The authors of this study wanted to investigate the purpose and content of cancer-focussed smartphone apps, and evidence on their effectiveness.
They conducted a systematic review of the official application stores for the four major smartphone platforms: iPhone, Android, Nokia, and BlackBerry. Apps were included in the review if they were focused on cancer and available for use by the general public.
This was complemented by a systematic review of literature from MEDLINE, Embase, and the Cochrane Library to identify evaluations of cancer-related smartphone apps. A total of 295 apps from the smartphone app stores met the inclusion criteria.
The majority of apps targeted breast cancer (46.8%, 138/295) or cancer in general (28.5%, 84/295).
The reported app purpose was predominantly to raise awareness about cancer (32.2%, 95/295) or to provide educational information about cancer (26.4%, 78/295), followed by apps to support fundraising efforts (12.9%, 38/295), assist in early detection (11.5%, 34/295), promote a charitable organization (10.2%, 30/295), support disease management (3.7%, 11/295), cancer prevention (2.0%, 6/295), or social support (1.0%, 3/295).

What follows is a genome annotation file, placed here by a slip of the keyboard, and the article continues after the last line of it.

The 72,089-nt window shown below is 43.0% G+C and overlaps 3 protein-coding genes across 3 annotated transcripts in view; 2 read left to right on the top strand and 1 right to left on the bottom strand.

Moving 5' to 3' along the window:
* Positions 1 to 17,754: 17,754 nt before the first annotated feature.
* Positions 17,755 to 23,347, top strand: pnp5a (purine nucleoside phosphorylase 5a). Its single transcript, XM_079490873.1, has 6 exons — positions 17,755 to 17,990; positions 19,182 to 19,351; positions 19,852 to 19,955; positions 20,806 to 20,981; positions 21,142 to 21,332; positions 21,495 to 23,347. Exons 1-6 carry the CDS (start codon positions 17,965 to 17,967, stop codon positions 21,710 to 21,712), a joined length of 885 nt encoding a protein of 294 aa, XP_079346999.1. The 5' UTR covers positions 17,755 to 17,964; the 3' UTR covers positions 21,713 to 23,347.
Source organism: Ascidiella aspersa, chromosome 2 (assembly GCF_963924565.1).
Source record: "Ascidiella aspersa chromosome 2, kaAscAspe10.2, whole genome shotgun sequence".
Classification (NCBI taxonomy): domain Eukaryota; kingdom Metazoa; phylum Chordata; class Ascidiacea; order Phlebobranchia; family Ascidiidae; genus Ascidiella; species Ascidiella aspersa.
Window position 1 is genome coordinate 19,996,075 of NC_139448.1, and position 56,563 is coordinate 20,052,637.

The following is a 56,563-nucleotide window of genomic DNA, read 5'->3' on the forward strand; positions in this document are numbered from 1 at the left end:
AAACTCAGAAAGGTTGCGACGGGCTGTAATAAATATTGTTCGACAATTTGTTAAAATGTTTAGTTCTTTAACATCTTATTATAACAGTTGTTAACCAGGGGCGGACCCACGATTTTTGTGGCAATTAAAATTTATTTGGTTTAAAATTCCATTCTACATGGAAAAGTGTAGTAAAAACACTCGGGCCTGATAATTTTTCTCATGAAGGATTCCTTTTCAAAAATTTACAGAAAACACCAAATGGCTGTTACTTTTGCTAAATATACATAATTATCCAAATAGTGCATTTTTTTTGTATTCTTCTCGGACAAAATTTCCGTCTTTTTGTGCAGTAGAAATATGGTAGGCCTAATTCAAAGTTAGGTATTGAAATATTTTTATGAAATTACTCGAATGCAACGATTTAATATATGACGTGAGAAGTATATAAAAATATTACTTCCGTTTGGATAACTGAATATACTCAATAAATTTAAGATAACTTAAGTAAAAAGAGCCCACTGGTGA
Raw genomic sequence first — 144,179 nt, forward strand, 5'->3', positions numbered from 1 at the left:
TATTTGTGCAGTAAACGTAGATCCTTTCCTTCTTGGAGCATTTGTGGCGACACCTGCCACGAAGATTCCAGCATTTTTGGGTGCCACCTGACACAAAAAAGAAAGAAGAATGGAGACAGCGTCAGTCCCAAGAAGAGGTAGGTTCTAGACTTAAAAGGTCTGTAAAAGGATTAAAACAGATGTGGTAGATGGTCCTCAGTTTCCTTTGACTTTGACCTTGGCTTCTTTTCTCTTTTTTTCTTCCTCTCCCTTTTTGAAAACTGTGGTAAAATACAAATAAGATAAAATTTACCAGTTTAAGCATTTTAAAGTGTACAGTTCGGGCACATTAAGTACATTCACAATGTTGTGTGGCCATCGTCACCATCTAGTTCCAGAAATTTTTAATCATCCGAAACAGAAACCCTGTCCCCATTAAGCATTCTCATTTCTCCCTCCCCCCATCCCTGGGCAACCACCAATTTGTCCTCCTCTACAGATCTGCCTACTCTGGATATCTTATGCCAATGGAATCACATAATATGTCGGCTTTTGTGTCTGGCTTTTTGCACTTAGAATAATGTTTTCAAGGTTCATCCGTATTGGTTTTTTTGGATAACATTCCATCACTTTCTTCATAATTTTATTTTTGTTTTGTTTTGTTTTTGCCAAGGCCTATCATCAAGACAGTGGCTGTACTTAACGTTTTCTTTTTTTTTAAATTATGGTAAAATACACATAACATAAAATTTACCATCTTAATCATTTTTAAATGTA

The review of the health literature yielded 594 articles, none of which reported an evaluation of a cancer-focused smartphone application.
The article concludes that there are hundreds of cancer-focused apps with the potential to enhance efforts to promote behaviour change, to monitor a host of symptoms and physiological indicators of disease, and to provide real-time supportive interventions, conveniently and at low cost. However, there is currently a lack of evidence on their utility, effectiveness, and safety.
The full article can be read here.